Organ Cryopreservation

by Gregory M. Fahy, PhD



It is possible to live a long time as long as nothing in particular kills you, even without major advances in anti-aging medicine. It is also possible to die despite complete abolition of aging if something in particular does come along to kill you. Given the prominence of heart attacks as the leading cause of death, it is clear that organ failure is a life-limiting condition for older individuals. The ability to replace a failing heart, liver, kidney, or other vital organ could add many good, healthy years to life. Fortunately for the aged, transplant surgeons are more open-minded than ever about transplanting older individuals, since it has recently been shown that they tend to live just as long with their transplants as do younger individuals.

Obstacles to Life Extension Through Organ Transplants

One problem with transplanting hearts is the short lifetime of the heart outside the donor's body -- on the order of 4 to 6 hours. Only 50% of kidney donors are heart donors, and the limiting "shelf life" of the heart is probably one significant reason for the failure to transplant the "missing" hearts. In Europe, one fifth of all collected, healthy human livers expire before the logistics of getting them transplanted can be overcome. Another problem is rejection. Even though tissue matching between donor and recipient has a large effect on the outcome of a heart transplant in terms of the severity of rejection and the longevity of the transplant, tissue matching is impossible for hearts and livers because there is not enough time to get it done before the organs must be transplanted.

Conquering Time Through Cryopreservation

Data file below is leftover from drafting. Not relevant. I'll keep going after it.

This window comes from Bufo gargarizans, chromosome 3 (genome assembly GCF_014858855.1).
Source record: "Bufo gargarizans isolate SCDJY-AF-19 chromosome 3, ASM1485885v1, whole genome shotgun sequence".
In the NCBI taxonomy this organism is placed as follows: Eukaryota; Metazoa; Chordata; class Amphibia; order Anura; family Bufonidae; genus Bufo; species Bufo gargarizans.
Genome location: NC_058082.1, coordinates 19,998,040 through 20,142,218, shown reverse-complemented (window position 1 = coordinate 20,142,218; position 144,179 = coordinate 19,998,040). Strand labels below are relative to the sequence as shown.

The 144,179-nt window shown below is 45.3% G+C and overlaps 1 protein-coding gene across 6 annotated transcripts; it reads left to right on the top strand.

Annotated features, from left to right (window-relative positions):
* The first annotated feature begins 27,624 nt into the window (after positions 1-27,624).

For these reasons and others, my laboratory has been attempting to remove time as a consideration from the transplantation arena. To do this, we have been attempting to cool organs to cryogenic temperatures without harming them, so that they can be warmed up and made available whenever an ideal recipient is available. In many cases, the availability of organs in a bank could save lives by making organs available within 2 to 3 hours of a traumatic incident, a prospect that cannot be imagined without true organ banking. At cryogenic temperatures, biological time comes to an end, and preservation times become indefinite. Storage times of months to years should be no problem. But first, it is necessary to be able to cool the organ to and warm the organ from cryogenic temperatures with minimal damage, and that is the problem that will be discussed here. We have not as yet solved this problem, but our research to date has, we believe, brought us to the brink of success. This paper provides an informal overview of our work, and the interested reader can find more details by consulting the bibliography at the end of this paper.

Vitrification as an Approach to Cryopreservation

Normally, cooling to very low temperatures causes ice to form in the biological system being cooled. Ice may not kill the individual cells in an organ -- indeed, freezing is very successful at preserving most human and animal cells -- but it can damage the noncellular components of an organ, such as the molecular meshes that support fine blood vessels or the molecular docking devices that hold cells in tight contact with each other. The result is an organ without adequate blood circulation on warming and with other severe problems that prevent the organ from surviving after transplantation.